What is Chainlink?

Source: https://chain.link/brand-assets

Every blockchain smart contract requires data to run. This data could be from external data sources, other blockchains, or other dApps in the blockchain world. Regardless of the type of data, blockchain smart contracts cannot run without them, and thus a program or system, based on blockchain technology, needs to be used to retrieve data and combining it into something that is usable for other blockchain applications.

The data source, called an oracle in the blockchain world, provides a source of information to a program or decentralized app (dApp) that might need it. For example, an oracle could be the New York Stock Exchange, which would provide accurate information about trades to the blockchain that needs the information. Or an oracle might be Visa, which provides transaction data via an application programming interface (API).

The challenge is a dApp might need multiple sources of data to run. Furthermore, sourcing data,  ensuring you’ve got validated data, and then feeding that real-world data into the decentralized network is a challenging process.

This is where Chainlink oracles come into play.

What is Chainlink (LINK)?

Chainlink is an Ethereum-based infrastructure of data providers. It enables smart contracts on blockchains to interact with real-world data provided by external data sources. Sounds complex, but in essence, Chainlink acts as a connection between blockchain applications and off-chain everyday information. Off-chain sources refer to value data that is accessed from sources other than the network/blockchain itself.

The Chainlink native currency is called LINK, and it is used to incentivize the upkeep of the Chainlink network. In addition, it is used to reward the parties involved in upholding the functionality of the platform.

What is the Aim of Chainlink?

Today, the lion’s share of traditional contractual agreements, which have been digitized and automated, use external data to prove contractual fulfillment. So, for example, if I am buying an iPhone from you, once I send you money via e-transfer, this e-transfer record would be considered “evidence of contractual fulfillment,” and you’d then hand me the iPhone.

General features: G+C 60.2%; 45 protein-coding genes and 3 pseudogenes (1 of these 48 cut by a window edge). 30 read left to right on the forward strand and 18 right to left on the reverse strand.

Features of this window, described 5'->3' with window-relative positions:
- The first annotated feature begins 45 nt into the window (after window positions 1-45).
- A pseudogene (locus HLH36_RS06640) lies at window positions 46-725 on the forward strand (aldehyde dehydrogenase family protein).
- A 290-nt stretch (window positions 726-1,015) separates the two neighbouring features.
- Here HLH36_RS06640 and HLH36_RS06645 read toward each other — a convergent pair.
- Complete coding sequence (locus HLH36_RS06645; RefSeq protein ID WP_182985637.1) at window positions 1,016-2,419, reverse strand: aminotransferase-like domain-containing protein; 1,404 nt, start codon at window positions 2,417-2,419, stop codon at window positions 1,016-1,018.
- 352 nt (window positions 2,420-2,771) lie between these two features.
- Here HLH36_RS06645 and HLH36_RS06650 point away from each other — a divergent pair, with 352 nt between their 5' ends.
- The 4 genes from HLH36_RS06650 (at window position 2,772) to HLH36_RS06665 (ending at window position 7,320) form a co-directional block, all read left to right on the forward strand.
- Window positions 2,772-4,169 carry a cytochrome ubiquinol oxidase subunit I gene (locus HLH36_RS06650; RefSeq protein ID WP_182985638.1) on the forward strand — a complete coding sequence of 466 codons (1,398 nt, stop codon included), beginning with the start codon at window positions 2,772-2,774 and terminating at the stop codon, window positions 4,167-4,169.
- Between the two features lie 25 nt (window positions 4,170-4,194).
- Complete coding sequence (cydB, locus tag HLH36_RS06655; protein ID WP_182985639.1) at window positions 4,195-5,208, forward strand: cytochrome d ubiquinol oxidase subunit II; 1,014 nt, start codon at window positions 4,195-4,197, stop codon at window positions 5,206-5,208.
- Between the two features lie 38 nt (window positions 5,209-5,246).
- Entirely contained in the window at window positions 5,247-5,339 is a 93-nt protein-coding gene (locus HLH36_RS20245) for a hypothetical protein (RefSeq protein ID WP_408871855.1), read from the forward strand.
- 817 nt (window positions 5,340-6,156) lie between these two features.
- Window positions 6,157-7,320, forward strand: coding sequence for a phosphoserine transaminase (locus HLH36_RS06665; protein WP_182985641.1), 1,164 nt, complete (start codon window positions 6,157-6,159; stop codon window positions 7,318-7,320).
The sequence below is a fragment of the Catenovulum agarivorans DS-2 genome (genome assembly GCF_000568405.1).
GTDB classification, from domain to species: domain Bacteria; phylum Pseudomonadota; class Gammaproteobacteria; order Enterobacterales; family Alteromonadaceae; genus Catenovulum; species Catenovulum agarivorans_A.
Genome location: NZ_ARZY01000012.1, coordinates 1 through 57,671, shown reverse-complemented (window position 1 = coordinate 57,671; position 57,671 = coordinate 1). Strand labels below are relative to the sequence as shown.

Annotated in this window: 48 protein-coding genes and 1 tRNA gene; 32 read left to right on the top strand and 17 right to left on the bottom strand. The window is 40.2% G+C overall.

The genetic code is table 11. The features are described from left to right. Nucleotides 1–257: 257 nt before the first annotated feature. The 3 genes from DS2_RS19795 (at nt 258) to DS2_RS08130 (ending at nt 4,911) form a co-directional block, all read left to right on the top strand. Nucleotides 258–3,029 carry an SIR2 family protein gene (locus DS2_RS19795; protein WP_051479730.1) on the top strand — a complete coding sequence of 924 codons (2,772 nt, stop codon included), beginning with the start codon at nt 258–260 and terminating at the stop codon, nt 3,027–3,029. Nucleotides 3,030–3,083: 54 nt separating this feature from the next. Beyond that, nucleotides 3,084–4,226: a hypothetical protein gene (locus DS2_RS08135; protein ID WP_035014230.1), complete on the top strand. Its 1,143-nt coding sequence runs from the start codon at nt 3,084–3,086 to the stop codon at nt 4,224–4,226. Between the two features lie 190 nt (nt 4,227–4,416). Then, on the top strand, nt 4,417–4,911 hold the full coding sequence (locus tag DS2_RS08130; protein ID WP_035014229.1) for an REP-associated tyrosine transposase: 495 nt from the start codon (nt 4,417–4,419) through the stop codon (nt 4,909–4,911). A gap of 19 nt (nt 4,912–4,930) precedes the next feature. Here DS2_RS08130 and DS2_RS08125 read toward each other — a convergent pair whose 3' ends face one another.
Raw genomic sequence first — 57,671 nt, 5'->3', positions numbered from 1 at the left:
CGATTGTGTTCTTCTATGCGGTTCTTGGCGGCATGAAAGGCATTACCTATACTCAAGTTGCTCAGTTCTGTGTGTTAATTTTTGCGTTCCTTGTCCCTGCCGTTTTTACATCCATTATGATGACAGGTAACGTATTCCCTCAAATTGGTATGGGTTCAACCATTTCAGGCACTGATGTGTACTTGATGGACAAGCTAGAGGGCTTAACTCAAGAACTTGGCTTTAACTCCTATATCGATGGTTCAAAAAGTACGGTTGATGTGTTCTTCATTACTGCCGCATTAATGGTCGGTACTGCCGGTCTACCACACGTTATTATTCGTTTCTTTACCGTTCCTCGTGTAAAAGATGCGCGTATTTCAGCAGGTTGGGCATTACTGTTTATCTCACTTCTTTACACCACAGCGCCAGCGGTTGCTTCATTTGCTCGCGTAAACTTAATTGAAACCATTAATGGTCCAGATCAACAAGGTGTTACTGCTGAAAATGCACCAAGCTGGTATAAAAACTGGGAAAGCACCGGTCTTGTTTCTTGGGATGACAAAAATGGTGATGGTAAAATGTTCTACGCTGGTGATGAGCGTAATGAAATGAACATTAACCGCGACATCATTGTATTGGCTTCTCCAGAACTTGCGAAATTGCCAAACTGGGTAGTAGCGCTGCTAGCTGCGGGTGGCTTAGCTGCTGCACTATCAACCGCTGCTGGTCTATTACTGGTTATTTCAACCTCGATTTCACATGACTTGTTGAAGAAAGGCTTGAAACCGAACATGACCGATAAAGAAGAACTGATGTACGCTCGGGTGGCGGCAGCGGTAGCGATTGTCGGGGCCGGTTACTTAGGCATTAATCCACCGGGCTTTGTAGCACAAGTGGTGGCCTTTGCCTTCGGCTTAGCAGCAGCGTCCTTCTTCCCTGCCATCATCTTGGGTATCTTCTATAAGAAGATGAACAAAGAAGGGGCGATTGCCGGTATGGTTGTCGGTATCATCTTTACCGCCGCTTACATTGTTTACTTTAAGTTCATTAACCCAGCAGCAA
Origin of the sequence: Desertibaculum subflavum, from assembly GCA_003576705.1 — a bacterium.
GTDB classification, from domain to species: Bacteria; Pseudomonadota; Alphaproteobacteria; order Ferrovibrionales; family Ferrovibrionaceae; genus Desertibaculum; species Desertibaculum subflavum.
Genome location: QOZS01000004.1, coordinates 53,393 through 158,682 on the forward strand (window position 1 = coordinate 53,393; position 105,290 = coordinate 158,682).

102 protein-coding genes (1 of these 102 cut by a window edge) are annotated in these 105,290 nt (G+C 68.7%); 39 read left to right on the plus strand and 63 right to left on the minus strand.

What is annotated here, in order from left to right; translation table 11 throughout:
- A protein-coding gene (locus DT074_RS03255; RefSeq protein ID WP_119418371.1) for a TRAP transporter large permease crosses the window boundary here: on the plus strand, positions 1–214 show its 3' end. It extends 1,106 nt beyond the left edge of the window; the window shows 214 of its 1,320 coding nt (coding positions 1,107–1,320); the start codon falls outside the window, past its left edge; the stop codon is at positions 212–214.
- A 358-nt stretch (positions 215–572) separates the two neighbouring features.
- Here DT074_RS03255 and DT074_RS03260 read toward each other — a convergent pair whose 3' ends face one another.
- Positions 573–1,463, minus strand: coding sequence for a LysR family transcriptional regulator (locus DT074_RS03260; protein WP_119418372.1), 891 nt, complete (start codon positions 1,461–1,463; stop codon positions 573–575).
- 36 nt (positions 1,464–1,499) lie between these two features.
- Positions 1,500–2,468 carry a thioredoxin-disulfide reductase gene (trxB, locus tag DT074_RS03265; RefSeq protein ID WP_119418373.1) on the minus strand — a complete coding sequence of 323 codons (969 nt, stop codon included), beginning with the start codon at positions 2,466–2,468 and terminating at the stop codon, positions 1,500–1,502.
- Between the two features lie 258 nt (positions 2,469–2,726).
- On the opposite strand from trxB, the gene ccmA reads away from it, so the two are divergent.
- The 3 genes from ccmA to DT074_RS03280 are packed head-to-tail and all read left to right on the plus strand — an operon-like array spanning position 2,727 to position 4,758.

When smart contracts replace these contract mechanisms, theу need highly reliable versions of these types of data inputs and outputs, to verify all aspects of the smart contract are met, and the smart contract is executed.

The Chainlink team believes that the main problem with modern smart contracts is insufficient interaction with the outside world. To successfully execute smart contracts, real-world data from off-chain (or non-blockchain) sources is usually needed.

As a quick example, if BlockCo1 is using a smart contract with CryptoCo2 to purchase the iPhone, both companies would still need off-chain data (in the form of that e-transfer record from the bank) to execute or complete the smart contract. Thus the smart contact needs to talk to our banks to get that information. Only a few solutions exist for this to happen.

Chainlink believes that a secure and decentralized network of verifiable data providers (a decentralized oracle network) can solve this problem.

What Are Oracles on Chainlink?

Source: https://chain.link/use-cases/defi

One of the primary restrictions on how broadly smart contracts can be used is the difficulty of linking outside information sources to blockchain smart contracts in a language that both parties understand.

Unfortunately, almost all existing oracles are centralized (data is provided through one source), which invalidates the benefits of having a decentralized blockchain. Again, using our previous example, if BlockCo 1 and CryptoCo 2 require our banks to provide data and an outage occurs, the smart contract for our iPhone transfer cannot be completed. This is the problem with centralization.

However, Chainlink offers a different approach for a more decentralized oracle network.

Chainlink’s Decentralization